From Sacraments to Scales: using spatial and material analysis to approach historical
experiences of Methodism in London (1851-1932)
Ruth Mason, PhD Candidate, UCL Geography
The spatial design and material culture of Methodism may not have the same allure as Catholic
or High Anglican equivalents, but this makes them no less important as historical sources.
Facing the challenge of studying historical experiences of religion without appropriate written
sources, aural histories or the possibility of ethnographic research, this paper will explore how
consideration of ‘Methodist’ spaces and material culture can potentially provide insights into
how the denomination was experienced in London between 1851 and 1932. Particular attention
will be given to the controversial concept of ‘scale’ and how it could contribute and detract from
“Stationary Trivialities” in Vladimir Nabokov’s Lolita (1955): a European take on the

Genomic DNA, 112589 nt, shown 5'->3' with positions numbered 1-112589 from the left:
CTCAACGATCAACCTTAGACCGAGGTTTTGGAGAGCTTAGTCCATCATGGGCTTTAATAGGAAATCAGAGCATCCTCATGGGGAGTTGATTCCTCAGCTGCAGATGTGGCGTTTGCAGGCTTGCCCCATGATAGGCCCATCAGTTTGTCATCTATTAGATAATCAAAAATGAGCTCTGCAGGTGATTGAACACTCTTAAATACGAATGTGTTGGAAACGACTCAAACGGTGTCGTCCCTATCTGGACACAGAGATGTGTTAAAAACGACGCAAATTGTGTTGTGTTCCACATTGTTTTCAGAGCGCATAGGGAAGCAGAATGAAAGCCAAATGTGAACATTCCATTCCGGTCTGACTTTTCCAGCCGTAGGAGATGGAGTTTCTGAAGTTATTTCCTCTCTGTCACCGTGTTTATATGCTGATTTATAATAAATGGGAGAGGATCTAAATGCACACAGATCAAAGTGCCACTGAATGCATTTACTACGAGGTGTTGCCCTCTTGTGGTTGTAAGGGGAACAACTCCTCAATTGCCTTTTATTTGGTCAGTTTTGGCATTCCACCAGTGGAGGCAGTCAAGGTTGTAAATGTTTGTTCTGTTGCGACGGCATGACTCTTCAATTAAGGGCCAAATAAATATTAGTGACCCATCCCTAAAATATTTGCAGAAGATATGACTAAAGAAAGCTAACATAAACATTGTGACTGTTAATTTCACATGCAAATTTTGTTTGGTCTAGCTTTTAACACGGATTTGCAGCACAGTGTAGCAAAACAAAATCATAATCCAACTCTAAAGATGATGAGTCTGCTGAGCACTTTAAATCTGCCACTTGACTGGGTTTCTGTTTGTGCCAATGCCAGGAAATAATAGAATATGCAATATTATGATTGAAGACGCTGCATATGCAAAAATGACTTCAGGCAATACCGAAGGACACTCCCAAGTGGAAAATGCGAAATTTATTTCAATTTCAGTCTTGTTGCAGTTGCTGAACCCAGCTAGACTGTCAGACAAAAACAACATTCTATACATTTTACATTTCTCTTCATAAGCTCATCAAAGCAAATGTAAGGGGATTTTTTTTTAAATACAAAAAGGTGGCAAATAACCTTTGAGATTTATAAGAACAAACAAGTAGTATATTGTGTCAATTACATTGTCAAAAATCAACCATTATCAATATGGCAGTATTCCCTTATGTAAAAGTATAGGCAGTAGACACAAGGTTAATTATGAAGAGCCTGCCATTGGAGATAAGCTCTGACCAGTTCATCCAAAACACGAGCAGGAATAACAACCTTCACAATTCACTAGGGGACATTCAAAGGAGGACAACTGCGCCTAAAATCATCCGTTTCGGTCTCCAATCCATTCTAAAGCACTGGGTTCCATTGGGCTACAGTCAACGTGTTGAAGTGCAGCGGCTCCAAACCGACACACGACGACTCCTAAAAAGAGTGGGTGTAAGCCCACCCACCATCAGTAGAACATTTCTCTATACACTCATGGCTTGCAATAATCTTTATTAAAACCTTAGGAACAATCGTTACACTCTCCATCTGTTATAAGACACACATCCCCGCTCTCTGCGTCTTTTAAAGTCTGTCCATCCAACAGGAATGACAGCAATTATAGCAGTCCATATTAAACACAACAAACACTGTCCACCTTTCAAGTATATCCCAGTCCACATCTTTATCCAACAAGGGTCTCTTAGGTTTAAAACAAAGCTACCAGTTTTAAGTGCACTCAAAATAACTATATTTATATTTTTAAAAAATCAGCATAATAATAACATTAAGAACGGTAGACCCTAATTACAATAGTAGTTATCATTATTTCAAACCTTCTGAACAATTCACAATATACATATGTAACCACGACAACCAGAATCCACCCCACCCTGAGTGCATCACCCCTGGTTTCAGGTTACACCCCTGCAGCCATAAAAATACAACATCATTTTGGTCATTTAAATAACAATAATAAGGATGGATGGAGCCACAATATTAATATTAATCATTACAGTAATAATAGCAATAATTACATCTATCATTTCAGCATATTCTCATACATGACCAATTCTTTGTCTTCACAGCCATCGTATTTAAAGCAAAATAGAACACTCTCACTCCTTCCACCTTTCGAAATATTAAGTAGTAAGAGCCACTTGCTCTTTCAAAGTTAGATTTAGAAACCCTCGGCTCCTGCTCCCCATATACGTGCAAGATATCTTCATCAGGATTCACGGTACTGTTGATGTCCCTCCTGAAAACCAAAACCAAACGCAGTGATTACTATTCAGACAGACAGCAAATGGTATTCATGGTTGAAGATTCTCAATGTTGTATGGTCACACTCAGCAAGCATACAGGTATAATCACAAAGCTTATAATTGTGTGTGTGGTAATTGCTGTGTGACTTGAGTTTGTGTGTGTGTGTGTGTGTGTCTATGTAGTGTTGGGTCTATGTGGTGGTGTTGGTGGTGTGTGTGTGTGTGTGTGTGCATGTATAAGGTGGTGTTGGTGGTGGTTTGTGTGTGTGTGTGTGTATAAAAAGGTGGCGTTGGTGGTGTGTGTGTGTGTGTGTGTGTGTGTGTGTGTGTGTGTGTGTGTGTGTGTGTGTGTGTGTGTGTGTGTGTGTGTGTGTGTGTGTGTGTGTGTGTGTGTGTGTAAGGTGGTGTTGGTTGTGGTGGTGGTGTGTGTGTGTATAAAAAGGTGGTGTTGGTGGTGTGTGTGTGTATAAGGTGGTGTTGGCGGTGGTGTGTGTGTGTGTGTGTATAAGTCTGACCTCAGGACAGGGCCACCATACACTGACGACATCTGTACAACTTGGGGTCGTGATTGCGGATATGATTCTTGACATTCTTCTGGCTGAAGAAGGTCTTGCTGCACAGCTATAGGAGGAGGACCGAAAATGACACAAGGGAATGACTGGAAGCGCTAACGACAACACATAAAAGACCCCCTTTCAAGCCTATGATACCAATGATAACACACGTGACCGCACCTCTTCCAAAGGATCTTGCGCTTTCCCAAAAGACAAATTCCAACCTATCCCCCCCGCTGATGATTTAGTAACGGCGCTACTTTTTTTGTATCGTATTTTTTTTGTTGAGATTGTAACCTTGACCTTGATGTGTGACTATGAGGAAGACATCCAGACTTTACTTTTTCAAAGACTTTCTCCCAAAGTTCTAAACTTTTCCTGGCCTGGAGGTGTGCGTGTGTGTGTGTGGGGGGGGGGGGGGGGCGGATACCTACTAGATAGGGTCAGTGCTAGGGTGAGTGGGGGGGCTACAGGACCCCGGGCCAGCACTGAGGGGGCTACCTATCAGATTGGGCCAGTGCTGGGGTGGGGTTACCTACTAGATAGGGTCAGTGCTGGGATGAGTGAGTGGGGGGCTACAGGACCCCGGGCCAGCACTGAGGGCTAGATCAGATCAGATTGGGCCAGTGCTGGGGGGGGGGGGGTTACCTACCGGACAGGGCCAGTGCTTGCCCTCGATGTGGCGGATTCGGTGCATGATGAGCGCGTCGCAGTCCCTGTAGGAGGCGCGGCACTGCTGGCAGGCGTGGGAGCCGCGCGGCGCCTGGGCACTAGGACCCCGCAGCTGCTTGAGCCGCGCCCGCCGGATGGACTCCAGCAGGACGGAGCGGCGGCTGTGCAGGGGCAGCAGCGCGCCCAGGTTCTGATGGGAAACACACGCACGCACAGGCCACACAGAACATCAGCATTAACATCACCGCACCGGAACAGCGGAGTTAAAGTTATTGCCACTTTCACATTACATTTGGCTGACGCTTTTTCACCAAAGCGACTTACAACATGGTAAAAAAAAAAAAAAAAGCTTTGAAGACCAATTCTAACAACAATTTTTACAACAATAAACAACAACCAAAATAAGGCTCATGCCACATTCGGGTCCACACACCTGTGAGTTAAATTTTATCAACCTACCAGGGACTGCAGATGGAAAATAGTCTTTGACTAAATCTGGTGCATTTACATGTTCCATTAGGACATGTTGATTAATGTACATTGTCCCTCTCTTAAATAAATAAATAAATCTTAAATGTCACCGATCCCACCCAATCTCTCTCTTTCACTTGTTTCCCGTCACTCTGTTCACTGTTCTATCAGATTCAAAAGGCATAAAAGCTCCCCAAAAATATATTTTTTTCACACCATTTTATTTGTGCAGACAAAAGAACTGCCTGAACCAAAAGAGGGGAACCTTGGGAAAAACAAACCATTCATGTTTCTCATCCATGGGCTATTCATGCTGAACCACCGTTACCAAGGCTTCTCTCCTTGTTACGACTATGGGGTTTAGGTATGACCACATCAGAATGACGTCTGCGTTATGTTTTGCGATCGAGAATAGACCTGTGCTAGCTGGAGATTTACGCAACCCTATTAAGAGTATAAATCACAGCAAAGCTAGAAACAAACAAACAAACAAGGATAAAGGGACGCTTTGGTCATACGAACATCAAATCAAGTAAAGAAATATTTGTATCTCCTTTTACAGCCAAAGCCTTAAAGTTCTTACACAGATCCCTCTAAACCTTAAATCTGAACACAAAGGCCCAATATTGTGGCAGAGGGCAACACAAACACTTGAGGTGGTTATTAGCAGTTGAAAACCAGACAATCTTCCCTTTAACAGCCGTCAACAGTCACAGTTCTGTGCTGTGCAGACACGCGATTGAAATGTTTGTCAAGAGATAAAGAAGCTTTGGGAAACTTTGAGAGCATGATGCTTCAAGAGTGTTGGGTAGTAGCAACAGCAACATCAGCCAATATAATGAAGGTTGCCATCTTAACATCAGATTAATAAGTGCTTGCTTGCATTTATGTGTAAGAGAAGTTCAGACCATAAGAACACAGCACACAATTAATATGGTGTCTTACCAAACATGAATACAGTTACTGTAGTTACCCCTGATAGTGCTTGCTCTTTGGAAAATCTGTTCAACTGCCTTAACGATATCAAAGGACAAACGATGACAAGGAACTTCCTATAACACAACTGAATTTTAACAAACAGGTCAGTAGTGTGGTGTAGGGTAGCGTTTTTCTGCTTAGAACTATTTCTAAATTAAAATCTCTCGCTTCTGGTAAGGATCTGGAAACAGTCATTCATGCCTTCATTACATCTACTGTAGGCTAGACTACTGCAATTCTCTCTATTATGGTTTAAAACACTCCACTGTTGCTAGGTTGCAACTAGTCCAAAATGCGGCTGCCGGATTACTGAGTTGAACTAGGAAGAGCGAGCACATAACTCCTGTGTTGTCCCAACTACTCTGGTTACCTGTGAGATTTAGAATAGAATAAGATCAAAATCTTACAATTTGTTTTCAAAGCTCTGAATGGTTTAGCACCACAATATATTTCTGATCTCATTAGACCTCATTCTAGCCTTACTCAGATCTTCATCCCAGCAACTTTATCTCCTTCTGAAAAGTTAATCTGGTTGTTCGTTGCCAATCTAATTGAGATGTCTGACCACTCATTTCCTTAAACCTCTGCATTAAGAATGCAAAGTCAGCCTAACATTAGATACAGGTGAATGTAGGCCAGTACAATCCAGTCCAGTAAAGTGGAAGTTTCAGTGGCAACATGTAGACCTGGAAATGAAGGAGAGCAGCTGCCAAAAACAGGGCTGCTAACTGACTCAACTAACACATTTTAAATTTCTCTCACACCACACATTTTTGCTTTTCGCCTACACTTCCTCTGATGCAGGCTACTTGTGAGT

Great American Roadside
Elsa Court, PhD Candidate, UCL English
Lolita is the first notable work of literature to have produced a detailed account of motel stay as
modern American phenomenon. Its author, however, was not born American, but Russian.
Vladimir Nabokov certainly intended Lolita to be an authentic American novel, evoking the
“exhilarating” effect that certain “North American sets” had on his “invent[ion]” of America.
This article contends that it was through a first-hand experience of the American roadside
industry that Nabokov became a fervent observer of America, and that the necessity for the
exiled author to recreate a cultural landscape away from home is at the heart of Nabokov’s
unusually perceptive account of America’s cultural geography. Based on an analysis of the
author’s travel journals from 1948 to 1953, this paper will demonstrate that through Lolita, the
émigré author illustrates the European outsider’s compromised assimilation into American
society by way of the all-welcoming, democratic roadside accommodation: services which
recreate domesticity while doing away with lasting human interaction and social surveillance.
Remote from the real world of settled living, which it parodies, the motel is, I argue, a token of
the disintegration of morality in Western civilization, made unnoticeable by its everyday